- Ron Bechtol
- Southerleigh at the Pearl offers outdoor seating and a chance to pair oysters with beer.
Whoever the oyster-eating OG might have been, their progeny have grown up to be diehard connoisseurs, a phenomenon that can be witnessed even in inland outposts such as San Antonio where we’re experiencing a veritable tidal surge in oyster bars. The newest, helmed by a woman at that, opened in early December.
There’s been excellent, country-wide seafood availability ever since the advent of modern air freight — think of those classic towers with their tiered displays of crab claws, shrimp and oysters.
The Alamo City has reaped the benefit of that availability for a while, as evidenced by now-shuttered oyster purveyors including Jason Dady’s Shuck Shack (scheduled to reopen in late 2020), Andrew Weissman’s Sandbar and Luke, where 50-cent happy hour Gulf oysters were a compelling draw. Still soldiering on is the eponymous Ostra at the Mokara Hotel & Spa on the River Walk, where a dozen chilled oysters on the half shell will set you back $28 — a relative bargain by today’s standards.
All that said, the current bivalve surge might well have been set in motion by a Texas-inspired fried rendition. Humor me here, but I’m thinking that it’s not a total accident that Mark Bliss’ chicken-fried oysters made an early and noteworthy appearance when he was in charge of the kitchen at Silo on Austin Highway. The dish is still on the menu there and at Bliss, the restaurant he later founded in Southtown.
To boot, one of the city’s best raw sources is at now at the offshoot Silo Terrace Oyster Bar on Interstate 10. True trigger or not, on an early December Saturday the restaurant, with its breezy, elevated outdoor terrace, was offering a choice of seven — from Massachusetts, Maine and Prince Edward Island. All were $3.75 each with a half-dozen priced at $21, a dozen chef’s choice at $39 and a dozen of your choice at $42.
Building on this success, the Silo management, which also operates Silo Prime and Nonna in the Fairmount Hotel, recently launched an oyster bar on the Fairmount roof — a venue worth seeking out if only for its sophisticated urban feel. The outdoor setting also makes it a perfect pandemic hangout, and as a result I’ve been there twice in the past couple of months. The menu there describes oysters as though they were bottles of wine. Sweetheart Creek oysters from MA, for example, are “sweet and buttery … with a smooth, silky texture, vegetal notes and a crisp, metallic finish.”
In typical fashion, the bivalves are brought to you nestled into an icy tray with a few condiments and a convenient tag listing names. With the foregoing descriptions in mind, try only to add a squeeze of lemon or a drizzle of mignonette, a classic oyster accompaniment of red wine vinegar, shallot and cracked black pepper. After all, who would profane a glass of Sancerre with cocktail sauce? Prices range from $3.75 each to $41 a dozen. An excellent wine match, the 2018 William Fevre Champs Royaux Chablis, will set you back $64 — worth it for the armchair escapism.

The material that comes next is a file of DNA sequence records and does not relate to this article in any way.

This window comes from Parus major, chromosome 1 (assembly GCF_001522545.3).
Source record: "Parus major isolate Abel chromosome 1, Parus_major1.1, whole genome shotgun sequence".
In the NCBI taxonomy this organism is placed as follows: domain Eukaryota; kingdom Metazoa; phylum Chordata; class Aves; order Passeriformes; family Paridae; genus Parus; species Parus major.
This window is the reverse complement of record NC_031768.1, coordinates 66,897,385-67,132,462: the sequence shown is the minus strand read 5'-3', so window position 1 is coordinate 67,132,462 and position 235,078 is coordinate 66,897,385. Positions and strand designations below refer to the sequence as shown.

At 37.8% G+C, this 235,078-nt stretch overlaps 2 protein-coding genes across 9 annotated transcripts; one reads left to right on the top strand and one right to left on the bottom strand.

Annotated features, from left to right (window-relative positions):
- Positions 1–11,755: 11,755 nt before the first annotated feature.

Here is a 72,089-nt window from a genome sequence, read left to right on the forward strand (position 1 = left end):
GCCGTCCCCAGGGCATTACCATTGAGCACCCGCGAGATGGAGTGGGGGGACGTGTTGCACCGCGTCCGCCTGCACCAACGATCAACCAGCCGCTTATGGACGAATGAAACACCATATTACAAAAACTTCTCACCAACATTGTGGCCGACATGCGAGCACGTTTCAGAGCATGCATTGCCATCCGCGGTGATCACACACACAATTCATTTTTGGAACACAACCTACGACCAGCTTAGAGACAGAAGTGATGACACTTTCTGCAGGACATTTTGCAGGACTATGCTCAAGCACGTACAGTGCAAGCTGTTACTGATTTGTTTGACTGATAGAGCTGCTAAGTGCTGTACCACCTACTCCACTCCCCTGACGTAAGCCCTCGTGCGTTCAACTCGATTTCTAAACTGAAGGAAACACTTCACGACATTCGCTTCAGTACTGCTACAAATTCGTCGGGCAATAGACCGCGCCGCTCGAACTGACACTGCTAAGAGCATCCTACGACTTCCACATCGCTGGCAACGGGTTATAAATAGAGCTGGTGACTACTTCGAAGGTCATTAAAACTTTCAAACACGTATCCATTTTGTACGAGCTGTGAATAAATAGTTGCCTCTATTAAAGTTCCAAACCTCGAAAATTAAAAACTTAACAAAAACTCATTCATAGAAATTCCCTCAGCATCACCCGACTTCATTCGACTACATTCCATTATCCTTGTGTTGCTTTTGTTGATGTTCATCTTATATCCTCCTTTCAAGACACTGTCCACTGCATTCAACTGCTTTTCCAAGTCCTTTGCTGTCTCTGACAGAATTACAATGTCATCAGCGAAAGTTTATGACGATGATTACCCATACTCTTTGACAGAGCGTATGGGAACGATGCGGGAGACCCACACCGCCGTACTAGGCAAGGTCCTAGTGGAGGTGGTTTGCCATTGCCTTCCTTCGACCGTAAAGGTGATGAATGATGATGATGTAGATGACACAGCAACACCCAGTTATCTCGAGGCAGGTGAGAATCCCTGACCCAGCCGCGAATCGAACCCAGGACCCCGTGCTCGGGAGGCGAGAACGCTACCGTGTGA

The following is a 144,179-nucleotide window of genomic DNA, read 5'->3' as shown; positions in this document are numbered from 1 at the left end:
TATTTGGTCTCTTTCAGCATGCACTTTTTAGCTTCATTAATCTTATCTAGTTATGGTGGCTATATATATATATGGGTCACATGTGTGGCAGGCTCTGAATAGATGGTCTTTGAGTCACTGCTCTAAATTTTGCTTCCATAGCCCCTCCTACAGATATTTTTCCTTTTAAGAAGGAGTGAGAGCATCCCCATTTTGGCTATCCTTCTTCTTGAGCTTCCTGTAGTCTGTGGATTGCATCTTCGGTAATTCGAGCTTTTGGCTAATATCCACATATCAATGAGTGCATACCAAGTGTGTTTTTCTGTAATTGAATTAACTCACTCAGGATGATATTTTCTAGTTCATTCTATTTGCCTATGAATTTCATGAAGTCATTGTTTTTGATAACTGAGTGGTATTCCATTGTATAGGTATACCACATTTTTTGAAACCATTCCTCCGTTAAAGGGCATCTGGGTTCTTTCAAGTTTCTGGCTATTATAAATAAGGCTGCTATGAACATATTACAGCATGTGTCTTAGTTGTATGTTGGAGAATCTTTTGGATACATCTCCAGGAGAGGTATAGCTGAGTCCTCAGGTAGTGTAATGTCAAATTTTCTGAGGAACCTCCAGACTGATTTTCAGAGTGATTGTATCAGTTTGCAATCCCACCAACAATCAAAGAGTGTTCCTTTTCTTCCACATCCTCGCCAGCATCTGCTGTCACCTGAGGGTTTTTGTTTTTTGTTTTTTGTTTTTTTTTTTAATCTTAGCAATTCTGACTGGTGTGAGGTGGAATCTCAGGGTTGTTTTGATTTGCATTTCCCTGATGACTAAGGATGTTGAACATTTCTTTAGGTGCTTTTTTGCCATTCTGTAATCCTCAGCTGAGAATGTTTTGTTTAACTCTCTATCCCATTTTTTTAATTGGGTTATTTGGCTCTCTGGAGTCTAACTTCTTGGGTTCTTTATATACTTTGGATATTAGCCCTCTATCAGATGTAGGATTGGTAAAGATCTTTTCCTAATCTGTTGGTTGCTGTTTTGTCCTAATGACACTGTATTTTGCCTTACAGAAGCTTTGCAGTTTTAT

- Courtesy of Little Em’s Oyster Bar
On my visit, there was an additional, off-menu selection, allowing me to sample five in total — including a surprisingly good Gulf oyster that needed only a slight hit of lemon and a whisper of horseradish to wake it up. Prices at Southerleigh range from $2.50 for the Gulf variety to $3.75 for the tiny, briny Petite Salt. And since you’re at a brewery, why not pair the shellfish with a crisp, dry beer? In the past, Southerleigh has offered Oso Bay Oyster Stout, a beer brewed with actual shells, but the suds selections may change as often as oysters, so look instead for the likes of the Southerlight, a “clean and dry” lager.
Paris, in the area west of the Bastille, was where I was first exposed to shameless, streetside displays of fresh oysters. Stand after stand offered ice-cradled Fines, Fines de Clair and Belons straight from the Bays of Arcachon, Cancale and Marenne-Oléron, France’s three, renowned oyster sources.
Many years later, at the end of a whirlwind tour of Europe, San Antonian Emily Carpenter and her contractor husband Houston also fell in love with oysters in Paris. However, upon returning home — and a subsequent oyster bar road trip that included Sydney, Australia among other ports of call — they turned that love into more than a memory. On December 4, their “mom-and-pop” ode to the oyster, Little Em’s Oyster Bar, officially opened in King William. It’s pretty in pink, blue and white, and it offers both indoor seating and an airy patio facing South Alamo Street.
West Coast oysters are a rarity in San Antonio, and as a sign of their dedication, the Carpenters are directly flying in Blue Pools, a “tumbled” Pacific variety from a grower on Washington State’s Hood Canal. Rounding out what is currently a list of five are four more from New Brunswick, Prince Edward Island and Massachusetts, all sourced through intermediaries and all priced at $3.75. The menu also includes a “dressed oyster,” a creation of chef Benjamin Crumley, that is — for now — an oyster-topped shot of his award-winning michelada.
It’s not all oysters at Little Em’s, though. There’s also a burger. But the only other non-seafood item, a beef fillet, comes topped with a lump crab demi. From there on, it’s all fruits de mer as the French would say — starting at shrimp and ceviches, a crudo, crab claws, a lobster roll — all of which can be topped off with a caviar service at $65-$85. Unlike oysters, which can be a little less meaty, though still safe, in summer due to their reproductive cycle, caviar is always in season.
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